"An absorbing and heartbreaking contemplation on the very nature of life, death, and what it means to be human. Stretching across eons and worlds, these stories provide the power of short narratives, while each builds on the larger text. The novel-in-stories is a form that many writers attempt; Nagamatsu clearly ranks among the masters. Beyond the sheer joy of reading a well-formed text, this novel also presents massive themes in smaller, intimate stories. This form allows us to become immersed in the details of characters’ everyday lives, individual struggles, and personal grief, leaving us willing to absorb the larger whole rather than being alienated. . . . It is a book as full of hope, humanity, and possibility as the grief and loss of climate disaster and pandemic laid unflinchingly bare." — The Brooklyn Rail
“Nagamatsu’s imagination is boundless, taking readers from hotels for the dead to interstellar starships. Fans of sci-fi and post-apocalyptic stories, look no further.” — Alma, Favorite Books for Winter 2022
"Fans of Cloud Atlas and Station Eleven will love this spellbinding and profoundly prescient debut." — The Millions, Most Anticipated Books of 2022
"Sequoia Nagamatsu’s How High We Go in the Dark follows humanity as it crashes, adapts, survives, and rebuilds over the course of centuries." — Bustle, The Most Anticipated Books Of 2022
"Impressive, far-reaching . . . Yes, this is a plague novel, a pandemic novel, one that both honors individual tragedy and asks us to widen our perspective—to look to the future, to the stars. The chapters, which feel like linked short stories, jump decades and centuries, imagining the long-term effects of the Arctic Virus on the world and even the galaxy, without losing touch with the smaller stories of the humans who must contend with it." — Literary Hub, Most Anticipated Books of 2022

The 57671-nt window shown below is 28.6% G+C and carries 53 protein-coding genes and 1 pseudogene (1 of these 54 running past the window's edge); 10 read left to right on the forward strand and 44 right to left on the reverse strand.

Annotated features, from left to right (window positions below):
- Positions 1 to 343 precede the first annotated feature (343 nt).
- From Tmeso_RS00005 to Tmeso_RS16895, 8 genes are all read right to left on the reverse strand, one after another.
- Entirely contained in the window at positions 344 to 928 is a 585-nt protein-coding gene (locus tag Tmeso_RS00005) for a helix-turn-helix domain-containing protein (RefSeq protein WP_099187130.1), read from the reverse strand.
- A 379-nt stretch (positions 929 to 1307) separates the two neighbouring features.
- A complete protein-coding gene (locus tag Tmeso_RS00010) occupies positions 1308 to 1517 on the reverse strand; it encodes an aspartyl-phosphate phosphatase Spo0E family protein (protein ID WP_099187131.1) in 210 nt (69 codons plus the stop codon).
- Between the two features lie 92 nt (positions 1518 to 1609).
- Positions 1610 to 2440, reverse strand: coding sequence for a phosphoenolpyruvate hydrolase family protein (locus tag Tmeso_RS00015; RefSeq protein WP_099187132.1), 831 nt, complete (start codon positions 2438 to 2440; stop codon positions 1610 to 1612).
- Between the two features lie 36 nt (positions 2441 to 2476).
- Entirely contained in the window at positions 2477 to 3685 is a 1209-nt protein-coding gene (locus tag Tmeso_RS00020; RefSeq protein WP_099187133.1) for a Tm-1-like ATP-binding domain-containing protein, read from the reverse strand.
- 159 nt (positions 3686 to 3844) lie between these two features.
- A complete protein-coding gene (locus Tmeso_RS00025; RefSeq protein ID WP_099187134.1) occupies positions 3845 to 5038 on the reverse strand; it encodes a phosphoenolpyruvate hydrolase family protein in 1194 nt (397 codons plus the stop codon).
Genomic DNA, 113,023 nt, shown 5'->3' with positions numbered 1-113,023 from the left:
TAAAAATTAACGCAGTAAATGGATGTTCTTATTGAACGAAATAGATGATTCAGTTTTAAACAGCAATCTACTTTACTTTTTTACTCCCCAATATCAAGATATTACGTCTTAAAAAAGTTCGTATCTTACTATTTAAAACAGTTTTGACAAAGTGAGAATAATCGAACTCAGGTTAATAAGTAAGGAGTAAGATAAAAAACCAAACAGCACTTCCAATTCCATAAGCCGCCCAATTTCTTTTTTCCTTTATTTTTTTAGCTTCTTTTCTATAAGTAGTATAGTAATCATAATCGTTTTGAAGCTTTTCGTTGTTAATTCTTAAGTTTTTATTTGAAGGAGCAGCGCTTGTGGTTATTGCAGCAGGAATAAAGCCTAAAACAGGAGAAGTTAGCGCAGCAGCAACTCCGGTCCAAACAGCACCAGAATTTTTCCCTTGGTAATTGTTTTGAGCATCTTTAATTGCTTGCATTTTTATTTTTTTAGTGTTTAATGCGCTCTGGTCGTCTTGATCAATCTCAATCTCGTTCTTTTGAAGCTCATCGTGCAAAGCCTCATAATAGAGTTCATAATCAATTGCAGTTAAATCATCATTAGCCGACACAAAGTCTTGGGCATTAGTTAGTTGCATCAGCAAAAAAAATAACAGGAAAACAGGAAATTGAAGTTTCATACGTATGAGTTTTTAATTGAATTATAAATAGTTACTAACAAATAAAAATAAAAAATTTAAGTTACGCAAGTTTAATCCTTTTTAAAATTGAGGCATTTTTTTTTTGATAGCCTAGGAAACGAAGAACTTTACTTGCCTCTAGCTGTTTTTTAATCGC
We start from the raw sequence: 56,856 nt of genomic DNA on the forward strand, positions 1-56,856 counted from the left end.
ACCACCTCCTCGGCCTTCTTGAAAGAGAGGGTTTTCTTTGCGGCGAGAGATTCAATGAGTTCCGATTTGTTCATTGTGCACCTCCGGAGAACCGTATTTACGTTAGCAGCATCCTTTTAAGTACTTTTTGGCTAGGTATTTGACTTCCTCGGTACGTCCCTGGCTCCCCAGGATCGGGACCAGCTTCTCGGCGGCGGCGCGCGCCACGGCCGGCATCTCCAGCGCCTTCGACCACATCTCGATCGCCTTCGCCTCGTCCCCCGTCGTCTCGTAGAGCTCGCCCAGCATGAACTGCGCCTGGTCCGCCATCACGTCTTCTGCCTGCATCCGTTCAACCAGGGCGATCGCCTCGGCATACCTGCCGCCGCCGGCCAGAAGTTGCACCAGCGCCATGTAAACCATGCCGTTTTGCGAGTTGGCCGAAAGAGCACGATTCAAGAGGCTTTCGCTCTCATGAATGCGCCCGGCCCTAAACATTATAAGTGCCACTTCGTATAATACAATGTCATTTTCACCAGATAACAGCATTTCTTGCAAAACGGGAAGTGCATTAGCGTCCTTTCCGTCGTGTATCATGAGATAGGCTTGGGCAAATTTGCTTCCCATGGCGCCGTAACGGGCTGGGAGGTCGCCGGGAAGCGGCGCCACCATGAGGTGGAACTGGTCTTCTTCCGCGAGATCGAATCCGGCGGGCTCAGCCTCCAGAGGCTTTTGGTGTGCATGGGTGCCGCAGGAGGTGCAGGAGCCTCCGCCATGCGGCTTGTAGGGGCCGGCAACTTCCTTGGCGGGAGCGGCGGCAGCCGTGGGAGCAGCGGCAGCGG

"Both epic and deeply intimate, Nagamatsu's debut novel is science fiction at its finest, rendered in gorgeous, evocative prose and offering hope in the face of tragedy through human connection." — Booklist (starred review)
"Exceptional . . . Nagamatsu masterfully folds more conceptual dystopian stories—reminiscent of George Saunders’s early 2000s short story work—into the novel’s broader climate and pandemic fiction story line, stacking his narratives and lending a sheen of surreality to even the most science-heavy moments. The result is an appealing mélange of literary and science fiction, with rich, mournful language aiding the imaginative strokes. This work reflects the best of what short fiction can accomplish, sketching memorable characters and settings with economy, but Nagamatsu manages to excel equally in the long form, subtly linking his narratives into a handsome whole. If at the end there’s no denying the bleakness, Nagamatsu importantly resists nihilism, consistently finding beauty and meaning in the darkness, even at the end of the world. . . . A frightening, moving work about what it means to be human while staring down our own extinction. Essential." — Library Journal (starred review)
"Nagamatsu blends literary and visionary verve in a narrative that’s garnering comparisons to Cloud Atlas and Station Eleven." — Library Journal (Spotlight)
“Those courageous enough to sit with the novel’s exquisite sorrows will be rewarded with gorgeous prose, memorable characters and, ultimately, catharsis.” — Bookpage (starred review)
"Sequoia Nagamatsu's debut is beautiful and unsparing in its depiction of a world reeling from a climate catastrophe-driven plague. Though the universe these stories are unfolding within is undeniably bleak, Nagamatsu imbues his characters with a sense of cosmic hope and humanity." — NPR, 14 books that NPR staff and critics are loving the most so far this year
“How High We Go in the Dark is not a plague novel; it is an after plague novel. Sequoia Nagamatsu nimbly bounds through time, space, and species while tackling the question, Where do we go from here? My favorite kind of speculative fiction—philosophical and hopeful; endlessly inventive, with a beating heart.” — Gabrielle Zevin, New York Times bestselling author of The Storied Life of A.J. Fikry
“A novel that is both grimly timely while also moving past our usual notions of time to reveal a wider view—Sequoia Nagamatsu allows his story to unspool with such a great sense of scope, freedom, and clarity, creating a stunning mosaic of experience and humanness.” — Aimee Bender, New York Times bestselling author of The Particular Sadness of Lemon Cake